Cutting back

“Racing is the fun part; it’s the reward of all the hard work.” – Kara Goucher

It’s been a few years since I’ve written my taper plan in the blog, so when a reader left a comment on the blog for me to explain the process, it seemed like a good idea.

Really, it’s easier for me to fish out old posts then expect readers to find them. Here’s a 2009 post about tapering, and another more detailed post from early 2010.

Here’s an overly simplified version of my training plan in the weeks leading up to the marathon:

  • Highest mileage weeks, with longest runs, fall during 3 and 5 weeks out from race day.
  • The 4th week prior to the race will be a cut-back week, meaning I’ll do about 10 percent fewer miles from week 5. For instance, if my highest mileage weeks top out at 50 miles, than the “cut-back” week will be 45 miles.
  • Technically, my mileage does begin to fall off during the final weeks, but not dramatically. The 3rd week will still be 75 percent of the highest week, but intensity and frequency remains the same. And I will absolutely have a long run. The mileage total drops by shaving a few miles off of weekday runs.
  • The pattern continues in the 2nd week prior to race day. Frequency and intensity stay the same. Early in the week, individual workout distances remain constant. But, at the start of the 10-day taper, I will drastically cut miles. My “long run” day, in my case its usually Saturdays, will have me running 8 to 12 miles. If I feel like I need rest, I’ll keep it to the shorter side.
  • During race week, I continue to cut miles, but keep intensity. I’ll take an extra day off, and aim to complete about 25 percent of my high mileage total.
Now also seems like a good time to address the day before the race, particularly the carbo-loading strategy I’ve used during at least 12 marathons. This carbo-loading plan, based on research from the University of Western Australia, works for me.For the record, I also don’t use a carbo-loading plan for half marathons, unless one considers pizza and beer the night before as a strategy. Further, I don’t carbo-load prior to long training runs or take gels during them. In short, the “train low, race high” philosophy to carbohydrate fueling has been successful for me.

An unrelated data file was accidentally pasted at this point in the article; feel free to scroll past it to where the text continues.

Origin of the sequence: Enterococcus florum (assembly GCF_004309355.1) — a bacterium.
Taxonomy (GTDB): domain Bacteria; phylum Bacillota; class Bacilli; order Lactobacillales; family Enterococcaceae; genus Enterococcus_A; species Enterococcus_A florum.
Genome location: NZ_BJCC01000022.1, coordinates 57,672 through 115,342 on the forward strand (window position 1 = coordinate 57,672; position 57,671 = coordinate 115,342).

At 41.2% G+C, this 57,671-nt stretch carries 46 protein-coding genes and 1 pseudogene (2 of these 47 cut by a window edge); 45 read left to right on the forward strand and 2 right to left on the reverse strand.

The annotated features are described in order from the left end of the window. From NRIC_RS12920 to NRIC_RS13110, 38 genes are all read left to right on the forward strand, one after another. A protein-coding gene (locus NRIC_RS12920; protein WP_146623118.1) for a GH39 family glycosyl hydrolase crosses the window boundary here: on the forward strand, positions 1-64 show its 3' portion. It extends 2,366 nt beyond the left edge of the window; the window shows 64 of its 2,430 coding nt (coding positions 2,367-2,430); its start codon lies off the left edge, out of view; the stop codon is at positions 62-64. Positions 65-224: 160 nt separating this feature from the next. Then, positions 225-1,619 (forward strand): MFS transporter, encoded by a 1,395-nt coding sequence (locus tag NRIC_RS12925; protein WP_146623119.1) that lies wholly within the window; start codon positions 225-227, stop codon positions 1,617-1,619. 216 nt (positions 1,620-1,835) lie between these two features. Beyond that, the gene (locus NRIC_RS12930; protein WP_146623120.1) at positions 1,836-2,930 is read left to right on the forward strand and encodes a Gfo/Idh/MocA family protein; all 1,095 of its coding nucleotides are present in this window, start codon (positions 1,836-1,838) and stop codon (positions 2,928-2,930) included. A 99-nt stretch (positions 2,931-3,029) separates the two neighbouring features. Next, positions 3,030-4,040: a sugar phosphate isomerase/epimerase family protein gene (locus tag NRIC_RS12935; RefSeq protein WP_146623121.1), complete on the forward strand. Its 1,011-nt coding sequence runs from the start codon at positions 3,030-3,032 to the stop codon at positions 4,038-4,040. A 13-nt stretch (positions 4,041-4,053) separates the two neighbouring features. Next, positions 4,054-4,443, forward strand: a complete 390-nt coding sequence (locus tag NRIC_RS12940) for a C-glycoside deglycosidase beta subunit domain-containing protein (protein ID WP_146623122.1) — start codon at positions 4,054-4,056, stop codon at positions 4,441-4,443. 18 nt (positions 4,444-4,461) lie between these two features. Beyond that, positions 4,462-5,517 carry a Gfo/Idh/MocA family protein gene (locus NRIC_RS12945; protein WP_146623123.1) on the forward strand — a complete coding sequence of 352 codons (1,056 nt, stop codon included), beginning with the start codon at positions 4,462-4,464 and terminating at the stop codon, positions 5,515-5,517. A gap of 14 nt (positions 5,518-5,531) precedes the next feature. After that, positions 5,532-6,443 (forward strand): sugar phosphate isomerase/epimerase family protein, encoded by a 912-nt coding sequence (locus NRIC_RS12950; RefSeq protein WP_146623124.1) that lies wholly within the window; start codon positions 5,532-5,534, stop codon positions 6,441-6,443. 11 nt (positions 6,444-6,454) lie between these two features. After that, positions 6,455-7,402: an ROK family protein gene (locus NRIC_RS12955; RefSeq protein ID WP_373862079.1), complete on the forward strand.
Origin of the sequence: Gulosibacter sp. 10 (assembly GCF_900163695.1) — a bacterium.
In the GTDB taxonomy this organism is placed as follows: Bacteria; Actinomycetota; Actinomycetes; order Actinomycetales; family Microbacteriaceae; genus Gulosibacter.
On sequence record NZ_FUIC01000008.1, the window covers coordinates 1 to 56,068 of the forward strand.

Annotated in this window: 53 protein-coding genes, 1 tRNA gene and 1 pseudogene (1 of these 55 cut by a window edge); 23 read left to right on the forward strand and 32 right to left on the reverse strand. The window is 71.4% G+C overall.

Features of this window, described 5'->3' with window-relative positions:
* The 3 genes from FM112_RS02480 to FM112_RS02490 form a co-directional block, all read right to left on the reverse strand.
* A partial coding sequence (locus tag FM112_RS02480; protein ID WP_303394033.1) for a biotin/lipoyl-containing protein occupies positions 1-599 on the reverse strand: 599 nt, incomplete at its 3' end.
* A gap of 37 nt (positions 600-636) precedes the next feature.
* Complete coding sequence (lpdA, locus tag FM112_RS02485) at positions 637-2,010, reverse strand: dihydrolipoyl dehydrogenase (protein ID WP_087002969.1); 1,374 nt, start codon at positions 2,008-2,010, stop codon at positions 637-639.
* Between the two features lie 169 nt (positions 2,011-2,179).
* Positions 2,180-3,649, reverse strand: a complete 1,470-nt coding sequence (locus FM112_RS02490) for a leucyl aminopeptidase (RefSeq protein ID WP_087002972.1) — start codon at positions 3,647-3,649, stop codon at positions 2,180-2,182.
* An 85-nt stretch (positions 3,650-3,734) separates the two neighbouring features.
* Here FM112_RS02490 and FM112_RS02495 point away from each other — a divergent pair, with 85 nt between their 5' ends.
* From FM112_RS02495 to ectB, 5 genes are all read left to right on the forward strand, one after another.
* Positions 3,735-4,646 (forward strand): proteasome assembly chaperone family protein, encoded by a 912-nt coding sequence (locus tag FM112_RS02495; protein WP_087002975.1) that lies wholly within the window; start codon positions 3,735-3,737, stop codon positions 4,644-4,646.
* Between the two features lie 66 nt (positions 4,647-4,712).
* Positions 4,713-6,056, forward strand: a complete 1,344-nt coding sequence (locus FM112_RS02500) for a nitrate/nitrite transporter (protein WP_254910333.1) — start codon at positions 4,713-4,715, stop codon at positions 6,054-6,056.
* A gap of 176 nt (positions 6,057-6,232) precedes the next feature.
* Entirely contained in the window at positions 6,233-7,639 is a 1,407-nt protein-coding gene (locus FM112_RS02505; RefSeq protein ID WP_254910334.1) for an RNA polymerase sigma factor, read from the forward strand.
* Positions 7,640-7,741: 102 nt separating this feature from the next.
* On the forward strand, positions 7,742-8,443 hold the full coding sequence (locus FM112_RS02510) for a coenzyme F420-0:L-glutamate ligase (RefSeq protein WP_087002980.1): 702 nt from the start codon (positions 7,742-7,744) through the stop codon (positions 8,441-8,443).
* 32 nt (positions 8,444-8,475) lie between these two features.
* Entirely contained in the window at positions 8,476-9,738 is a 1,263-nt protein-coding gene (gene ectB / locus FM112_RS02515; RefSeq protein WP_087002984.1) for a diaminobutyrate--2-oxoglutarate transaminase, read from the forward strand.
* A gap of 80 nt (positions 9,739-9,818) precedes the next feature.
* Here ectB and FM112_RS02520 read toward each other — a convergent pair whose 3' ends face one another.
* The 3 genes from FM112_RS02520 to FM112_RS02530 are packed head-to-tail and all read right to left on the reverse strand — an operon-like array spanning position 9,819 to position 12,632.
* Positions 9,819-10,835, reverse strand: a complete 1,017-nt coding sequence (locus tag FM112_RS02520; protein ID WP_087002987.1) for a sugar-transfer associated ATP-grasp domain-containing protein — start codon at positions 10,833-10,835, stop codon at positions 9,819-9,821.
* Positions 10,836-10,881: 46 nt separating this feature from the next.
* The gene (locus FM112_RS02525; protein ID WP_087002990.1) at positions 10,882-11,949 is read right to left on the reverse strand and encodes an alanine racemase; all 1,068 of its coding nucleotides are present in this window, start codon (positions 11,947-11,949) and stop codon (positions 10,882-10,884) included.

In short: my goal each training cycle is to run through all conditions because the weather on marathon day is unpredictable, run on the toughest terrain possible since it will build strength and confidence, and restrict glucose levels during training for elevated benefits during the race.

The 10-day taper

“The essence of real athletes is that you’re always competing against yourself,” said former NHL goalie Mike Richter. “With running, it’s just a different arena. That feeling I had when playing hockey, it’s still there. You play with as much excellence as you can.” – As written by Liz Robbins, author of “A Race Like No Other: 26.2 Miles Through the Streets of New York”

The mystique of the marathon will always be there.

And with it comes questions – from those fascinated or dismayed why anyone would run that far, virgin marathoners aiming to complete the first race or runners looking to improve.

There are hundreds of legitimate questions. And often, there is more than one right answer. Or variations of the right answer.

Luckily, my obsessive research helped address most of the biggest variables as I prepared for Grandma’s Marathon in 2008. Detailed training, excessive reading and knowing how my body might respond proved key in crossing the finish line for the first time. After a couple races, I had discovered and proven what works for me, and I’ve stuck to nearly all of those principles in my 15 marathons to date.